• I like the way libraries were: as you say, a place of refuge. When I was a child I was taught to be quiet in a library (even the village library which did not have room for studying). Indeed, if the librarians considered someone was making too much noise they were asked to be quiet or leave. And that is how I believe it should have been and how it should be now.

    My local library even has a group for babies. I found that out by walking into the library one day to be met with clapping, singing, shouting, crying, etc. I did not stay long. I cannot see how anyone can think that a group for babies is compatible with a library.

    I suspect no impact assessments were done when libraries were turned into community centres. Where are the replacement places of quiet and reflection? Those of us with a need for quiet had our rights trampled over.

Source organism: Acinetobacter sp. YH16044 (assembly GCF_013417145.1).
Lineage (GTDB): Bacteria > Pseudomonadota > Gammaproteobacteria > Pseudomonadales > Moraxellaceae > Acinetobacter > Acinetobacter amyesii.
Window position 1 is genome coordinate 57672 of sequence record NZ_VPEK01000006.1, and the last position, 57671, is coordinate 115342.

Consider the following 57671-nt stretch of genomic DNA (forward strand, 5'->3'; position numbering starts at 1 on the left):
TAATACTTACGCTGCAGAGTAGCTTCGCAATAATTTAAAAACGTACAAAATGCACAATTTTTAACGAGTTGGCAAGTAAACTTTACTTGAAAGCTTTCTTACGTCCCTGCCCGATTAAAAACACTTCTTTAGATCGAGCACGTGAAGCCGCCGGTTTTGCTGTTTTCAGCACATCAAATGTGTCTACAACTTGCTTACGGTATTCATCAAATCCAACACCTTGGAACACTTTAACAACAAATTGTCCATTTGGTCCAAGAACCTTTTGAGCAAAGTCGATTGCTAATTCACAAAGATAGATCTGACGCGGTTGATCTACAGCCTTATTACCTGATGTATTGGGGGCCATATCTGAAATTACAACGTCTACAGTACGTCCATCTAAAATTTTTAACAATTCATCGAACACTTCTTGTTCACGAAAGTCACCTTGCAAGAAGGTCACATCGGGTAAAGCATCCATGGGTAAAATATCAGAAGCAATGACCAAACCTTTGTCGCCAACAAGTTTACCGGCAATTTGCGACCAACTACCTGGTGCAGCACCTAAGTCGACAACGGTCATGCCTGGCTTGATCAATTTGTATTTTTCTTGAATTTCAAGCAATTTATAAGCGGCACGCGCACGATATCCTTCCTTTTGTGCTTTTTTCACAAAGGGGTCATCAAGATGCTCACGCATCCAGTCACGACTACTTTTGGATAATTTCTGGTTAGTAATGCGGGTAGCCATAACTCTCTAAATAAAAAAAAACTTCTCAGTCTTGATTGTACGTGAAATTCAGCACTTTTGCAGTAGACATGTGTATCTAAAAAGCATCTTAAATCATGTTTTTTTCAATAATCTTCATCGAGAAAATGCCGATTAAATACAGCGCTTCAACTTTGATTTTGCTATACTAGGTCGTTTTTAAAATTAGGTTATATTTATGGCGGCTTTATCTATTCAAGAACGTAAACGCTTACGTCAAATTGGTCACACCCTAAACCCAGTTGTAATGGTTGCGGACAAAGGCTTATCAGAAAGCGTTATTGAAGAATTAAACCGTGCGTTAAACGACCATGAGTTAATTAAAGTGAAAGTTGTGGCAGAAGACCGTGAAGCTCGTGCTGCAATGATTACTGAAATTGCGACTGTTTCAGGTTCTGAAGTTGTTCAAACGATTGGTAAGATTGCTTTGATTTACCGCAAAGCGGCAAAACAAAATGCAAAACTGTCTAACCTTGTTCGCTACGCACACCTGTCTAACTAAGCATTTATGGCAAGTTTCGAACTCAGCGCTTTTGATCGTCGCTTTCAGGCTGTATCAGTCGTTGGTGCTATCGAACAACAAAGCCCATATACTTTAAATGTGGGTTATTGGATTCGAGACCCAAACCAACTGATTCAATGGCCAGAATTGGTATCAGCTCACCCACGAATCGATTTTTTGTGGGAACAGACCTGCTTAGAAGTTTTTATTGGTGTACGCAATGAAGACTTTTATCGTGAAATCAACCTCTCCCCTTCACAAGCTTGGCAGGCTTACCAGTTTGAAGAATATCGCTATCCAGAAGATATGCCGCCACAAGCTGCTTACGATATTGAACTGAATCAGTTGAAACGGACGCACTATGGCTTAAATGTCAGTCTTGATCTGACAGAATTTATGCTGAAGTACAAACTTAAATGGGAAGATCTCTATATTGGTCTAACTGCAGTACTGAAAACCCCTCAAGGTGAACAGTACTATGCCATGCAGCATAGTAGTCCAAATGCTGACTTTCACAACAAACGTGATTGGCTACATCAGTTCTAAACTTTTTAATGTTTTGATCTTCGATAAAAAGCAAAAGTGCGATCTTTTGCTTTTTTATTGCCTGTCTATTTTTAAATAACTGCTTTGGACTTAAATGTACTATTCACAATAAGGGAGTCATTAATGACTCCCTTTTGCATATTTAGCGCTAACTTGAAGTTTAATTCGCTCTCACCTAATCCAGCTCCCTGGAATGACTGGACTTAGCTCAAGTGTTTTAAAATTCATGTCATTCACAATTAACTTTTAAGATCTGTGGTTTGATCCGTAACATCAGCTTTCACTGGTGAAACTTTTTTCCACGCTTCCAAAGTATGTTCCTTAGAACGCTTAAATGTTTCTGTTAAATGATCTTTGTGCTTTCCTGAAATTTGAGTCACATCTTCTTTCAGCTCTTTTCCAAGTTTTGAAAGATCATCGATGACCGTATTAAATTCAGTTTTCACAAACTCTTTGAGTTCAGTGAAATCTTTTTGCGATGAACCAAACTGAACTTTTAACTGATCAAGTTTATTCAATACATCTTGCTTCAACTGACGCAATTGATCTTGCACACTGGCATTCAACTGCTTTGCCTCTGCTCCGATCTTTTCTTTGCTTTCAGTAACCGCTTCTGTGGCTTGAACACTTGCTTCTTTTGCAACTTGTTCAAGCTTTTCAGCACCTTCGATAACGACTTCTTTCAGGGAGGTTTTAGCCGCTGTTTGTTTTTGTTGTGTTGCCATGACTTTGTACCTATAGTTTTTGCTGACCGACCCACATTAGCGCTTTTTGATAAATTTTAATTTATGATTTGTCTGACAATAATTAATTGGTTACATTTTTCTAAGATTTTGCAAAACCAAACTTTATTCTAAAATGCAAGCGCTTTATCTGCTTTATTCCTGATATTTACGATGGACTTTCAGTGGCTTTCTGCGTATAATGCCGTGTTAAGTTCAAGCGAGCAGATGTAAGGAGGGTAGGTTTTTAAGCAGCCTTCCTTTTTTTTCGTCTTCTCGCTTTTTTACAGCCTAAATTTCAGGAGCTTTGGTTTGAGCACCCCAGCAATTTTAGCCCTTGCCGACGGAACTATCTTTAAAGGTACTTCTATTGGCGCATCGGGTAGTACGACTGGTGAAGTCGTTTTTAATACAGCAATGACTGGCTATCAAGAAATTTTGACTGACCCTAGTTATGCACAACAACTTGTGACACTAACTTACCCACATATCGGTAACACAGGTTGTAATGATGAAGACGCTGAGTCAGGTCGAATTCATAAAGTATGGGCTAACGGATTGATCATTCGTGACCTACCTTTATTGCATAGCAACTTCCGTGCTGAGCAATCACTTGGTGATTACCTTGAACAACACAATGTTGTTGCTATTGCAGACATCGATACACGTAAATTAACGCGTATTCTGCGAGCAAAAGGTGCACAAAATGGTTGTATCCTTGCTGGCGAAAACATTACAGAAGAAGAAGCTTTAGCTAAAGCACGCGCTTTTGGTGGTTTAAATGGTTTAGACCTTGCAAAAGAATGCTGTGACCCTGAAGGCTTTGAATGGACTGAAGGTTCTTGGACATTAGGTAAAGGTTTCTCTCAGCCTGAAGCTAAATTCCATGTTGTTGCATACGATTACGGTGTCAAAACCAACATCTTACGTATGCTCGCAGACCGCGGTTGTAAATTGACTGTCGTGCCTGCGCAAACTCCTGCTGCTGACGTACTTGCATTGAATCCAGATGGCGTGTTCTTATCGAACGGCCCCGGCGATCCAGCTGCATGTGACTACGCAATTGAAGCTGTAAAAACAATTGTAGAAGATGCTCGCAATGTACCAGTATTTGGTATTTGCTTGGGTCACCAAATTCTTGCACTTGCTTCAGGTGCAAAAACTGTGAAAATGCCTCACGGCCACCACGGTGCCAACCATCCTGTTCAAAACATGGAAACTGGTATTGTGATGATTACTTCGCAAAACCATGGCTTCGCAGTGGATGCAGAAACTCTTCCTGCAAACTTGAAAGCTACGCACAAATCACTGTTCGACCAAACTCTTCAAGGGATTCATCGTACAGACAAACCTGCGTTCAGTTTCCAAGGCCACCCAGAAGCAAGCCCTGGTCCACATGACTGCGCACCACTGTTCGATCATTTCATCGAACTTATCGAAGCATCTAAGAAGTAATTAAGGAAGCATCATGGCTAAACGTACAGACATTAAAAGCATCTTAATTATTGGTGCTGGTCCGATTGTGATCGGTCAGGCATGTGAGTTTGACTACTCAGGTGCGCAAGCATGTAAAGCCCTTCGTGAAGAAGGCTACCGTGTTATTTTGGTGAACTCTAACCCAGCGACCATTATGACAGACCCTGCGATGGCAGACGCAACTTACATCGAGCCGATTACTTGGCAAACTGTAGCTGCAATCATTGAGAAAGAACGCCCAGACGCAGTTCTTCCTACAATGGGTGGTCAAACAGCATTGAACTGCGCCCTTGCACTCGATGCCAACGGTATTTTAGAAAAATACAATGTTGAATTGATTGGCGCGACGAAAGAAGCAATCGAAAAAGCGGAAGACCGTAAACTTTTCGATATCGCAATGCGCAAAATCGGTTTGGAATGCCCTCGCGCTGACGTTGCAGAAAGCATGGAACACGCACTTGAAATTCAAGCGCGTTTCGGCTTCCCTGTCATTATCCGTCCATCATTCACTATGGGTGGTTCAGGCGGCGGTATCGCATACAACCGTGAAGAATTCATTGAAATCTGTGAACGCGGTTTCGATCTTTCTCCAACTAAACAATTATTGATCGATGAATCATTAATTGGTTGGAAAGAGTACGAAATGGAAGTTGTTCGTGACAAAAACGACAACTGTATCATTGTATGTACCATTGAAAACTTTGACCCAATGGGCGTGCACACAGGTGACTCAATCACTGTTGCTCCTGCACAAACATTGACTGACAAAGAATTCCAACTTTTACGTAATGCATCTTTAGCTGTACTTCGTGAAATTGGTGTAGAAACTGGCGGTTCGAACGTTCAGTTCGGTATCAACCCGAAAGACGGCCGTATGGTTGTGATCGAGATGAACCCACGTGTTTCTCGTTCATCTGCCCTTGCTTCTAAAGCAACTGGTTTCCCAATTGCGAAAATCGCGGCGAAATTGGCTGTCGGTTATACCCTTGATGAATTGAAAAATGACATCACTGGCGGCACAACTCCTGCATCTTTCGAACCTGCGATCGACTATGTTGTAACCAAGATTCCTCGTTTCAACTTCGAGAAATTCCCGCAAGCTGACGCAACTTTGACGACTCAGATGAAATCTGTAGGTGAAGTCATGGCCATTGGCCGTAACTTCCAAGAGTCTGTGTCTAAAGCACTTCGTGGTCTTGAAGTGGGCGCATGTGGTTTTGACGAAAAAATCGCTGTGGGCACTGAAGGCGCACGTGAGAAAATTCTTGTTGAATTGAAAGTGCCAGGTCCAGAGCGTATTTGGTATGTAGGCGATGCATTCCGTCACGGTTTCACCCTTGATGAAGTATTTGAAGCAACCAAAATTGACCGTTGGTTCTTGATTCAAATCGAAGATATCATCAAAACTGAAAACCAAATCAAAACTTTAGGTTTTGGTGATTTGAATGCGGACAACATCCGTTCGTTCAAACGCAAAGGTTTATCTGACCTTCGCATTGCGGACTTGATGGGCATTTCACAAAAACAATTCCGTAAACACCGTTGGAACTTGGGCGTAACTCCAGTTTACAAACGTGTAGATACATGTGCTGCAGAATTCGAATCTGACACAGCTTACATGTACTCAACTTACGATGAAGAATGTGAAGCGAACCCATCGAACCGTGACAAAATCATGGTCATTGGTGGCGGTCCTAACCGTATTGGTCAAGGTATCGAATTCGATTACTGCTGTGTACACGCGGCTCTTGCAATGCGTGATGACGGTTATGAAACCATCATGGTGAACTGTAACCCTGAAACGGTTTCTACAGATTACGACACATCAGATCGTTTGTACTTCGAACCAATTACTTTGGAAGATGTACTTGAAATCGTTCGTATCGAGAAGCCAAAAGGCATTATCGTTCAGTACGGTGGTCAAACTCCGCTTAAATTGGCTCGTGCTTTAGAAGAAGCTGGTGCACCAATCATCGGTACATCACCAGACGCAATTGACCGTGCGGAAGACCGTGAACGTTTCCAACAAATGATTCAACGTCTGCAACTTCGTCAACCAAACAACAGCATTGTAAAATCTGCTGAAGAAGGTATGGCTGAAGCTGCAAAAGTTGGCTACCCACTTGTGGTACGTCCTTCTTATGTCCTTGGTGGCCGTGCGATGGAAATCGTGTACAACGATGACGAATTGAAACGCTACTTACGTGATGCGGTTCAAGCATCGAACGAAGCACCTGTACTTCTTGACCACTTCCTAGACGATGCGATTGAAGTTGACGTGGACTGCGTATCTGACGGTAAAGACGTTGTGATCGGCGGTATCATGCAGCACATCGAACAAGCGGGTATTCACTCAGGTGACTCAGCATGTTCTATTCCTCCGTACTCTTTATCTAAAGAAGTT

If you have plenty of money and live close/fairly close to London then the London Library sounds a good option. Unfortunately, I do not have plenty of money but I dream of being able to afford membership one day. The London Library's rules contain a section entitled 'Consideration for others' and includes these rules:

    Members should show due consideration for others when making use of the Library’s facilities, observing the need for quiet in all areas adjacent to reader desks and treating fellow members, visitors and staff with courtesy at all times, including staff discharging their duty to enforce the Library’s Rules. If the use of personal equipment of any kind disturbs other users, members may be asked to stop using it or to move to another location.

    Laptops and mobile devices may be used in silent mode for the processing or transmission of text or data except in the main Reading Room, where tablet and e-reader devices may be used for silent reading only and the use of all other electronic communication devices including personal audio equipment is prohibited. Even where the use of such equipment is permitted, sound reproduction must be limited to personal headphones and not broadcast by speaker.